There are nine winners of the Windham Campbell Prize. A friend said "if you want to know what a million dollars looks like, just look at those winners", each one gets $150,000.00
Last night's reading at the Yale Art Gallery was a good chance to hear the winners read from their own material with only a small amount of commentary from the host.
Jackie Sibblies Drury: She read from a work in progress that has to do with surveillance, information, enhanced interrogation, all taking place in an NSA-like building. Watching how she distinguishes each character was interesting--she raises a hand to identify which character is talking. Must seek out some of her work. Part of the reason to go to the festival is to listen to people you know of and to discover new writers.
Helena Edmundson: Did not attend.
Debbie Tucker Green: Did not attend.
Teju Cole: He read from Open City, his 2011 novel. The passage read was about the evoking of memories while hearing something. It was cinematic in its description. I have read some of his non-fiction, now it's time to read his fiction.
Helon Habila: He read from his book Oil on Water. There is a deliberateness to his writing, a slowness almost, making you feel what the characters feel. The passage involved a reporter, a kidnapping and a fever. Definitely going to find his books.
Ivan Vladislavic:He read from his non-fiction Portrait with Keys: The City of Johannesburg Unlocked. His descriptions are so evocative. In this case he read about a snowstorm in Jburg (as he referred to it). It takes politics, people and nature and wraps it all up. Definitely deserves a follow up to read.
Geoff Dyer: He read a "lecture" about Jackson Pollock that was both funny, sad, and true. It was also in a sense a bit of satire about holding up artists as these people who can do anything and get away with it.
John Jeremiah Sullivan: He read a story that involved Jefferson and Meriwether (yes, that Jefferson and that Meriwether) and Robert Penn Warren. You have to read it to believe. It involved the murder of a slave named George. It is a horrible story yet crafted and well told by JJ Sullivan. Can't wait to read more by him.
Edmund de Waal: He read from a new book, The White Road, that debuts October 2 in London, It's about porcelain and its history but it is also about de Waal himself and his pursuit. He wrote the The Hare with Amber Eyes which I can't wait to read--it's about a collection of netsukes but that hardly does it justice.
Really, that auditorium should have been filled. The opportunity to see world class writers read from their work for free was a privilege. I learned, I was inspired and I was reminded of the power of the printed word.
Thursday, October 1, 2015
Wednesday, September 30, 2015
Living in New York City it is easier to connect to great writers and other artists. Still, living in Connecticut doesn't shut you out of that access. After all, New York City is still about two hours away and you can still see great things.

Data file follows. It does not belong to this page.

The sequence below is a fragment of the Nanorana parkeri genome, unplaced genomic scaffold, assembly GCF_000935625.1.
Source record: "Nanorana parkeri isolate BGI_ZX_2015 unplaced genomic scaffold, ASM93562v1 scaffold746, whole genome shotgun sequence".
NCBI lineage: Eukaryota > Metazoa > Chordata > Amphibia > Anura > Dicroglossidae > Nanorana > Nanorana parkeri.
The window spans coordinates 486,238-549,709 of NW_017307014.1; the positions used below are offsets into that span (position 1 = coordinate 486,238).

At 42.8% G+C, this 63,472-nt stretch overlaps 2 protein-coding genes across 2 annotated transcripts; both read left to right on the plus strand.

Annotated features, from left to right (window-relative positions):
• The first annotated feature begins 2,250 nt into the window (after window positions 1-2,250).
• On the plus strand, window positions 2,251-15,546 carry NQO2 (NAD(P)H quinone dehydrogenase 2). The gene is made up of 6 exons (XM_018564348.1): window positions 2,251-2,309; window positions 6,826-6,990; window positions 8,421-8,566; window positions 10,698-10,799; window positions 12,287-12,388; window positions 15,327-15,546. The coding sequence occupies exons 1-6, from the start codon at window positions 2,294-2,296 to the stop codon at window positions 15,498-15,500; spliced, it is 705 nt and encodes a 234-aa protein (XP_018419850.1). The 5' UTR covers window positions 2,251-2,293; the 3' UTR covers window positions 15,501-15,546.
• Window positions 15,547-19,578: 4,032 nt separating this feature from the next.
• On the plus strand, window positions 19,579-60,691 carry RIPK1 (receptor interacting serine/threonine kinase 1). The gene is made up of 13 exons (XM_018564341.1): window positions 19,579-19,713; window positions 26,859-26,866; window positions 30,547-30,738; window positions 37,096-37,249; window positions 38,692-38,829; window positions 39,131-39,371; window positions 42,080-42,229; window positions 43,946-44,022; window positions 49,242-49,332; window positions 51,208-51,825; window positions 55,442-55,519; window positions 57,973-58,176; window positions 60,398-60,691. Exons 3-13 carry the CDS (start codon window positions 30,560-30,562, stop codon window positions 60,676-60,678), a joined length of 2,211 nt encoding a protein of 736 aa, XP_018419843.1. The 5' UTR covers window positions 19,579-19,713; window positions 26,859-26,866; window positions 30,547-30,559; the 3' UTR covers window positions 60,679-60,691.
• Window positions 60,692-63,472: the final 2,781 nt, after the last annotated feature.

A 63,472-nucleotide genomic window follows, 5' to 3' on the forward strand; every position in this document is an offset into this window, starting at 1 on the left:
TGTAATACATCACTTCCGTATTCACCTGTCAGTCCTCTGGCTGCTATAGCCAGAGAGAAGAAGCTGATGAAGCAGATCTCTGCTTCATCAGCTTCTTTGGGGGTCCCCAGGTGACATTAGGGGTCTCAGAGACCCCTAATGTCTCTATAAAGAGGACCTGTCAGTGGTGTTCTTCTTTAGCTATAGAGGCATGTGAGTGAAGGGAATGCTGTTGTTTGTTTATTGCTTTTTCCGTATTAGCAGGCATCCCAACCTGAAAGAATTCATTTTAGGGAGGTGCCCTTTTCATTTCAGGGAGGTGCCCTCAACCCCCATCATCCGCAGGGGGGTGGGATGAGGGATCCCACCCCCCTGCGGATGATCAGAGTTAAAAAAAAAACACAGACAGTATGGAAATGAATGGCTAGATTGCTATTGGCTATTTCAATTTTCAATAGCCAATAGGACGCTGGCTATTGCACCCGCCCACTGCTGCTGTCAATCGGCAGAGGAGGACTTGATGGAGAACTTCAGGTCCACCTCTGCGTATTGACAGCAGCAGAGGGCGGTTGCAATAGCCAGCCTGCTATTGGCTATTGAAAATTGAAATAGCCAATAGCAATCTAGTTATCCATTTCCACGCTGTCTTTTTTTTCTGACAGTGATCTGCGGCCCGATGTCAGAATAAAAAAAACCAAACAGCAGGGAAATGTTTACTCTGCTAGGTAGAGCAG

The great part about living not that far away from Yale is that they have amazing events that are free all the time.
The part of the year I look forward to most as a writer is the Windham Campbell Prizes Festival. It is a nearly week long event during which nine people are awarded a prize ($150,000.00 each) and there are events the entire week.
Last year's event featuring Zadie Smith meant there was a line out the door. This year with Hilton Als there was no line but there was a profound speech about being black, gay, and living New York City. It was a microscopic view into a world that was being ravaged by AIDS.
I go to the talks not only to hear people I already know about but to listen to others I've never heard of. The prize winners are a diverse group of people from all over the world.
The Art of Fiction: Teju Cole, Helon Habila, Ivan Vladislavic; moderated by Michael Cunningham.
This was a great opportunity to hear, as a writer, that you are not alone in that universe. As Teju Cole said (approximately) "you don't want to go into the basement alone so you take the writer with you."
Hearing a short portion of their writing was a delight, particularly the piece from Mr. Vladislavic which involved taking a photo and its shutter acting as a guillotine.
A Life of White Bowls: Edmund de Waal; moderated by Tim Barringer.
The FT has called him "the most accomplished British potter alive today". Mr. de Waal only produces white pottery yet it is the history behind those pots that informs us. And yes, it felt as though my very British influenced undergraduate education served me well during this talk.